It’s ofﬁcial: the Journal that I had been working on for a few days—actually a bit longer if you count the research into Wordpress and getting it to work (considering I had next to no web server database set-up expertise). The release is below.
It’s relevant to all branding practitioners, and it’s free to the public at medinge.org/journal.
I knew most of my colleagues at Medinge are smart and know them very well, but when I got into the nitty-gritty of these papers, they still managed to blow me away. The French one, by Pierre d’Huy, was tougher to get into, considering it’s my third language, and double-checking Stanley Moss’s translation (excellent, incidentally) gave an added perspective.
If you feel the branding posts most of us make in the blogosphere are ﬂaky, it will be worth checking out more rigorous papers in the Journal. My 2006 online branding one is included, as is one of the late Colin Morley’s last papers on social responsibility and corporate conscience—though I am sure he will go on to inspire many more.
International think-tank announces The Journal of the Medinge Group
Stockholm, Seal Beach, Calif. and Wellington, August 15 (JY&A Media) The Medinge Group, a Stockholm-based think-tank on international branding, today launches its new yearly online publication, The Journal of the Medinge Group at <http://medinge.org/journal>. Exclusively digital, the collection of essays and thought provides a window into the think-tank’s evolving vision of humanistic branding.
Medinge is closely watched in the business community for its vanguard thought. In 2003 the group inaugurated the yearly Brands with a Conscience award, which is frequently cited in international media. Medinge’s gurus are sought after for their cross-category expertise.
The ﬁrst issue of the online Journal contains articles by 10 members of the group, on interdisciplinary subjects ranging from internet branding, strategy, PowerPoint, design, place branding to innovation. There is also an article authored by the late Colin Morley, a Medinge member who died in the 2005 London Underground bombings, and whose 2004 ‘On Conscience’ is considered a seminal essay on the topic.
The ﬁrst issue consists of:
by Malcolm Allan
Places—countries, regions and cities—are increasingly developing strategies for brands. This is because they ﬁnd themselves in competition with each other to retain and attract talented and creative people, innovative businesses, investors and consumers. The goal: offer valuable services and meaningful experiences to those they seek to inﬂuence.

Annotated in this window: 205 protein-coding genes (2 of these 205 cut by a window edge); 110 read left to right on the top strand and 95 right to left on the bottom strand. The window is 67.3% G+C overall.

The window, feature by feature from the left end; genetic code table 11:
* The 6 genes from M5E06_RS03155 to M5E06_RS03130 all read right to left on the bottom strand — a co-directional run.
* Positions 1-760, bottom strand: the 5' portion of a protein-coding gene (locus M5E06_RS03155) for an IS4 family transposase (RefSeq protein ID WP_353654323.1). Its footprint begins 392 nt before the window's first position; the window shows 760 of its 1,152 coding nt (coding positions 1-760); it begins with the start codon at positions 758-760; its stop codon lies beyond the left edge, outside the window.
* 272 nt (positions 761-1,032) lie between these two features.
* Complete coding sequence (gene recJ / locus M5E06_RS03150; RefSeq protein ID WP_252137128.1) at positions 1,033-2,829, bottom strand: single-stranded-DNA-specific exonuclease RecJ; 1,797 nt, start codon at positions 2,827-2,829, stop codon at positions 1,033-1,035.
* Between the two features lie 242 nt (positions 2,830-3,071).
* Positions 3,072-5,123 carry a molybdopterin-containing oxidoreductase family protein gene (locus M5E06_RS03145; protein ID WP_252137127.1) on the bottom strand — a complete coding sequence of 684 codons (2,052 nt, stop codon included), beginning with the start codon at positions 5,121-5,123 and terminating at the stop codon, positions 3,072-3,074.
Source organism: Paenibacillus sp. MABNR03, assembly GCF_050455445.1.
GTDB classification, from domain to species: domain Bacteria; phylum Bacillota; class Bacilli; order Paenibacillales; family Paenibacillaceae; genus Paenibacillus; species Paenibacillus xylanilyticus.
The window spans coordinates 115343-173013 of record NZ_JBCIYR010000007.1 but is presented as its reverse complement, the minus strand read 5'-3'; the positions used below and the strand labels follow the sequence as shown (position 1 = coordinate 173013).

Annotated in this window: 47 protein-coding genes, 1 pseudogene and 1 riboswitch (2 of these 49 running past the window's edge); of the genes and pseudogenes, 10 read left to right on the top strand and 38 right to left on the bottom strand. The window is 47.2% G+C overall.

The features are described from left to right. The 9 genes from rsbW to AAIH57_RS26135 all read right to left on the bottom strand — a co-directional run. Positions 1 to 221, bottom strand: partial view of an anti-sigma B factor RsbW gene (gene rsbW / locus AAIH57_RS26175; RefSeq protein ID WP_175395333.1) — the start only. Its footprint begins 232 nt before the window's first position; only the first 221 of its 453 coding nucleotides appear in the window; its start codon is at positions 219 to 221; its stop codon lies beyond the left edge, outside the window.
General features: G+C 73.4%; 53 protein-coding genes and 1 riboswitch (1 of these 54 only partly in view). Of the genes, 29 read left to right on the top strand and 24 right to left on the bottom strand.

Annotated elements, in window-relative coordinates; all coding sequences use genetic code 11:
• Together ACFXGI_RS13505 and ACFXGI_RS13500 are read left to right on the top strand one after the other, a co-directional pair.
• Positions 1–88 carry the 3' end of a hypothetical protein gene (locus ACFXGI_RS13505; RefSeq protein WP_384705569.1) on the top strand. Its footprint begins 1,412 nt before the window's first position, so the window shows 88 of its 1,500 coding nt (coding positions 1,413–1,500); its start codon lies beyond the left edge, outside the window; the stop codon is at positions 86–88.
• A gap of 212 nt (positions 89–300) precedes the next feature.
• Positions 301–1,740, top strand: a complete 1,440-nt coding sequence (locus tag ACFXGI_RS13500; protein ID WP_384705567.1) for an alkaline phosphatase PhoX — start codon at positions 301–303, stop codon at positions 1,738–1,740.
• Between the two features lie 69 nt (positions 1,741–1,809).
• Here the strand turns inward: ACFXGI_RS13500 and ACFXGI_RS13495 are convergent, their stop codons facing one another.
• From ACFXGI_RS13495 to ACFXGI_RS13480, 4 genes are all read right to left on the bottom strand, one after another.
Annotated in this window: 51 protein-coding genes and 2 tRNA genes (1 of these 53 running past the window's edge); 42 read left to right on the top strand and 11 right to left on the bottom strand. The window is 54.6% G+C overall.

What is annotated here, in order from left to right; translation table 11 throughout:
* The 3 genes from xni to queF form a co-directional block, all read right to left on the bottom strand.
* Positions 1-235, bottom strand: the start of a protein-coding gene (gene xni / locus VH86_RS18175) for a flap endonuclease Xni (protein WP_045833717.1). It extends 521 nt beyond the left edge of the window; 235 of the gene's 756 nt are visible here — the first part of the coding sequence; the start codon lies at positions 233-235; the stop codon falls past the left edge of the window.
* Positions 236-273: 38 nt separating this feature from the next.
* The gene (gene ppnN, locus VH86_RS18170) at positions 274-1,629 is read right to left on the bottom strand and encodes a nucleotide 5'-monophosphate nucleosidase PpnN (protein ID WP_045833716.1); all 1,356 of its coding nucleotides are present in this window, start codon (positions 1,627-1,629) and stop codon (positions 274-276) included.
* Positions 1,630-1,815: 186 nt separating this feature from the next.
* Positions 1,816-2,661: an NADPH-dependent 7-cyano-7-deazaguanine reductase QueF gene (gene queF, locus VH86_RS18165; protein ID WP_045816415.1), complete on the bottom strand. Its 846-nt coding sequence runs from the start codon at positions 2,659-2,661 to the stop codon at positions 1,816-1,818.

Business, Brand, Innovation and Design
by Ava Maria Hakim
This article looks at the design system and its impact on value creation, business and brand. Several informative diagrams and charts included.
PowerPoint—Rhetoric Machine (French)
by Pierre d’Huy
Is PowerPoint an aid to communication or destructive force in the art of rhetoric? This essay in French deconstructs the controversial Microsoft presentation program from the point of view of a mediologist, making references to works by Roland Barthes and Régis Debray to support its conclusions.
PowerPoint—Rhetoric Machine (English)
translated by Stanley Moss
Pierre d’Huy’s commentary of the ubiquitous application, tailored to English speakers.
Giving Strategy Some Momentum
by Patrick Harris
Many strategies built by organizations are ineffective. Organizations tend to build snapshots instead of harnessing momentum.
by Nicholas Ind
This paper argues that rather than relying on the abstraction of research to get close to the customer, brand managers should work at building genuine relationships with customers by opening up the boundaries of the organization.
by Colin Morley
An historically signiﬁcant article written in 2004 examining the intellectual and semiotic underpinnings of brands with conscience. It is published with the permission of the estate of Colin Morley; his vision helped shaped Medinge’s yearly Brands with a Conscience awards, inspiring our yearly presentation to an NGO, named in his memory.
by Ian Ryder
Organizations often experience failure, either because of a ﬂawed vision, or a shortfall of values. How then do we align internal and external communications to create sustainable competitive advantage as a route to a strong brand reputation?
by Jack Yan
In the world of Web 2·0, the process surrounding vision, research, exposition and image differ slightly, even if the ingredients of brand equity remain the same. Loose vision, informal research and tapping into consumer advocacy all play a critical role.
Images for this release may be downloaded from <http://jya.net/070813pr0.htm>.
About the Medinge Group
The Medinge Group was founded in 2000 as a not-for-proﬁt collective of brand professionals, dedicated to innovative thought in the promotion of humanistic branding. In 2002, the Medinge Group published a Brand Manifesto of eight statements encapsulating a vision of healthy brands for the future. In 2003, the group authored a collection of essays entitled Beyond Branding (London: Kogan Page) which explored the ways in which brands could add value within alternative business and social models. In 2004 the group established the annual Brands with a Conscience list. In addition to the ongoing BWAC initiative, in January 2005 the Medinge Group launched an online, automated speakers’ and experts’ bureau accessible through its website, www.medinge.org. Posted by Jack Yan, 23:45
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